Programmatic Native Advertising Platforms

Unlike ad networks, platforms are characterized by:

  1. Focus. Represent either supply-side (publishers) or demand-side (advertisers). This allows a platform to have laser-focus on maximizing returns for the party they represent. Publishers make more money with supply-side platforms (SSP), while advertisers get stronger return on investment when working with demand-side platforms (DSP).
  2. Real time. Buying and selling of Native Ads happen on impression-by-impression level in a real-time bidding marketplace type of environment. This allows buyers to leverage 1st and 3rd party data to bid only on an audience of interest. For example, being able to buy native ad impressions only for males 25-34 in Toronto who are actively looking for a new mid-size vehicle.
  3. Tight control over impressions. Programmatic platforms allow for frequency capping to ensure users aren’t overly exposed to the same message. This ensures good user experience on publisher site, as well as strong ROI for advertisers.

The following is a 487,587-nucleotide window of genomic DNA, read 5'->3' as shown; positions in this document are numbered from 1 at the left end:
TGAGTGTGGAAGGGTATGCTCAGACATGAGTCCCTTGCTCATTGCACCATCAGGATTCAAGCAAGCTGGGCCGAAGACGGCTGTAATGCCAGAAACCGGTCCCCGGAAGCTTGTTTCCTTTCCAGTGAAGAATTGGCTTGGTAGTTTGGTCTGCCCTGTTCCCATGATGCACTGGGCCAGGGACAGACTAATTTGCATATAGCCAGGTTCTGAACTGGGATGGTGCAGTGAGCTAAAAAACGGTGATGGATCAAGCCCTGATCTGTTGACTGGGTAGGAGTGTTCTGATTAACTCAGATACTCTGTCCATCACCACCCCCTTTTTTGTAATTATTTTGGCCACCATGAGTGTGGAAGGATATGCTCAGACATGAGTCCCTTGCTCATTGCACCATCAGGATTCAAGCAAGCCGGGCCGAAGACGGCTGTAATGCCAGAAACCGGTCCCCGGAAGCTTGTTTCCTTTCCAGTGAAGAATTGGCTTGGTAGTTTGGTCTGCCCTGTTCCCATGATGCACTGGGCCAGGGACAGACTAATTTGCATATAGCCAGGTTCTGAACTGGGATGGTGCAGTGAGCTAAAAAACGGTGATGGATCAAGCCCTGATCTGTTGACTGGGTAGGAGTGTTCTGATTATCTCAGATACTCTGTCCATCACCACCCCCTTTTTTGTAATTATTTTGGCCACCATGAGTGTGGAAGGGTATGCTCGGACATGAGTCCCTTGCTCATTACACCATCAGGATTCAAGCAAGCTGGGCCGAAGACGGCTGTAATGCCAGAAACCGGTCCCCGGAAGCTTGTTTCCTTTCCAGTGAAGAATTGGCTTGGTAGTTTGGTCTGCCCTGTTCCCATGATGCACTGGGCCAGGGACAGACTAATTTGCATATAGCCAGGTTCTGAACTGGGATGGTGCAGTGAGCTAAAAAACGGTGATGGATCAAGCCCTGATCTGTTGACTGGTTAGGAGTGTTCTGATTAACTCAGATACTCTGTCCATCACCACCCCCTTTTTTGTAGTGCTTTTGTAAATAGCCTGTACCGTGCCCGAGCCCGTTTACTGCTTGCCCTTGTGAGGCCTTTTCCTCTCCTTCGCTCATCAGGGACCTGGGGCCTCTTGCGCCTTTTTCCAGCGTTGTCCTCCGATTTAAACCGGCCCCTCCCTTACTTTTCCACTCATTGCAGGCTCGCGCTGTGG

4. Scale. Because programmatic platforms are heavily relying on technology, their buying and selling capacity is much more scalable. That mean DSPs can work with dozens of Native Ad exchanges to buy native ad inventory, and SSPs can plug into dozens of DSPs to sell native ads.
4 min read

What Is a Native Ad?

When we start diving into the topics of Native Advertising, it comes as no surprise that the fundamental question that needs to be answered first is: “What is a native ad?”; and this is the question that we’ll kick off our series with. First, let’s try to distinguish two similar sounding terms — Native Advertising versus a Native ad.